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The Journey

Disclaimer: see in the Foreword.

Author’s Notes:
Obviously, some details have been borrowed from LOTR, where Frodo’s departure is described.


2. The Journey

Círdan was mildly disapproving when he learnt in the next morrow that she had spent the whole night on the cold and wet terrace – but seeing that she was somewhat less troubled than at her arrival mollified him soon enough. They broke their feast together, and then the Shipwright led her to the port, where a white ship, great and breathtakingly beautiful, was lying at the quay.

For a moment, she almost forgot to breathe indeed, for she had never seen a true Swanship before. Certainly, the artfully-crafted barges in her father’s woodland realm were made in the likeness of Ossë’s great sea-birds, too, but those were but little elfling’s toys compared with the majestic vessel that was waiting to be boarded, with its tall, slender masts pointing skywards like the royal mellyrn in her parent’s home. Not even the strong and quick ships of Edhellond would have been a match for this one.

Upon the quay, beside the ship Galdor stood, one of Círdan’s close kin and his best captain, for the Alquarámë(1) was his ship, and Círdan had chosen him to take the Lady of Imladris safely to the West, for he trusted him the most. Like most of the Falathrim (save their Lord), he was of a somewhat sturdier build than other Elves, and had a neatly-trimmed silver beard in the fashion as Círdan used to wear his an Age or so earlier. He wore the simple, rough grey garb that the mariners of Mithlond preferred on their journeys, and his hair was bound to a tight ponytail to keep it out of his face.

Él síla lúmena vomentienguo(5) (a star shines upon the hour of our meeting)”, he said in the peculiar dialect of the Falathrim that was spoken no-where but in Mithlond any longer, and bowed deeply before her. “All is ready for your departure, my Lady.”

Having no family accompanying her, parting was short and blissfully painless. She said her farewells to Thalion and his guards and allowed Círdan to embrace her and speak the traditional words of blessing (that were always spoken when someone departed over the Sea) in his soft voice. Then she went aboard, and Galdor called out an order in a clear, ringing voice that echoed long over the waves.

The mariners moved up the tall masts quickly and gracefully, and the sails were drawn up, and the wind blew, swelling the white linens to perfect globes ‘til the ship looked like a great swan in full flight, indeed. In that moment Galdor raised his strong voice again and gave another order; and slowly the great ship slipped away down the long grey firth, and the light of the lamps that were hung upon slender pillars along the quays glimmered and was lost.

And when not even the fading shores of Middle-earth could be seen any more, Celebrían, daughter of Celeborn of Doriath and Galadriel of Finarfin’s House, wife of Elrond Half-elven and mother of three grown, beautiful, headstrong children, turned away from the railing and towards the West, where the High Sea was waiting and over the bent Sea the Blessed Realm – and, mayhap, the hope for healing.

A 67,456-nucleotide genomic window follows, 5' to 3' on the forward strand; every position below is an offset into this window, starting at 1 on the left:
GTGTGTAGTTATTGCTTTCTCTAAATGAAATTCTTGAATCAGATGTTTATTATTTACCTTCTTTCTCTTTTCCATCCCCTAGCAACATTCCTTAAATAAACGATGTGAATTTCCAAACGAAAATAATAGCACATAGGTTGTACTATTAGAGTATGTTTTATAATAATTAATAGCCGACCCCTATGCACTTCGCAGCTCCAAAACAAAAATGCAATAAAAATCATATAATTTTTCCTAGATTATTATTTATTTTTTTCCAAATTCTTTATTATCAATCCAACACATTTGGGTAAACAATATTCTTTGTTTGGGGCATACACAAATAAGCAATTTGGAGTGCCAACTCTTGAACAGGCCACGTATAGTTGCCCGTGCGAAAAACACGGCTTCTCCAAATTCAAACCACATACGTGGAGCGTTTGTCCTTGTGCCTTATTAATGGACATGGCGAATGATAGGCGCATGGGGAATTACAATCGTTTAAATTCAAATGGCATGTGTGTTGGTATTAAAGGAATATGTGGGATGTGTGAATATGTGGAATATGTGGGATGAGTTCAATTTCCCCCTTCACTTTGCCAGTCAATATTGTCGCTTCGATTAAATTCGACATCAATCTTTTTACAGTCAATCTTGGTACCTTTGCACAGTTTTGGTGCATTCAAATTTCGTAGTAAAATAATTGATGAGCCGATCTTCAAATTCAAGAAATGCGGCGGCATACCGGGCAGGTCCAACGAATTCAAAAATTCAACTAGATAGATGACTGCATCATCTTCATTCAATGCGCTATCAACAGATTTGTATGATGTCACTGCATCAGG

* * * * * * * * * * * * * * * *
Long and lonely was her journey, for she was the only passenger of the ship, and she felt greet need for solitude. The mariners bothered her not, for they had to look out for the right way, or else the ship could get lost in the Shadowy Seas. They all had made this same journey many times, being the only people who were allowed to sail back and forth between Middle-earth and the Lonely Island – never setting foot on the Isle themselves – where many of those who had returned to the West after the War of Wrath still dwelt. But it was forbidden for them to go any further than Tol Eressëa – unless they wanted to remain in Valinor for ever.

Thus they only brought those who wanted to depart from Middle-earth ‘til the haven of Avallónë and turned back – for there were few of them in Mithlond who could find the Straight Path, and they were needed at home, for the case that the Elves would need to flee over the Sea once more. Círdan had promised to Eönwë that he will remain in the Grey Havens ‘til the last of the Eldalie departed, and so his people remained, too – for never had one of the Falathrim broken a solemn oath.

Therefore she spent her days alone, in the dark comfort of her cabin or standing on the deck and looking westwards over the grey Sea that was always the same and yet constantly changing. Until at last on a night of rain she smelled a sweet fragrance on the air and heard the sound of singing that came from afar over the water. Grabbing her cloak she hurried out to the railing, and lo! The grey rain-curtain turned all to silver glass and was rolled back, and she beheld white shores and beyond them a far green country under a swift sunrise.

“We are approaching Tol Eressëa, my Lady,” said Galdor, stepping up to her, and there was a light in his grey eyes as if he waited for something wonderful to happen. “The tall white building you can see from afar is the light-tower of Avallónë, the easternmost haven of the Island. That is as far as we can bring you.”

“How am I supposed to get to Valinor then?” she asked, a little concerned.

“That I cannot say,” replied the Sea-Elf with a shrug, “but many of our people live on Tol Eressëa who can help in this matter – I think not that King Finarfin will leave his granddaughter stranded on the Lonely Island without aid. Soon enough you will be brought to him, I deem.”

This predicament made her frown. She did respect and admire her powerful and strong-willed mother, the Warrior Princess of the Noldor – who would not? – yet in all that mattered she came after her father and his people. The thought that she might have to live in the court of the High King of the Noldor was not an appealing one.

“Are there no Sea-Elves anymore?” she asked. “Legends say this was their island once, before they were moved to Valinor like the other kindreds.”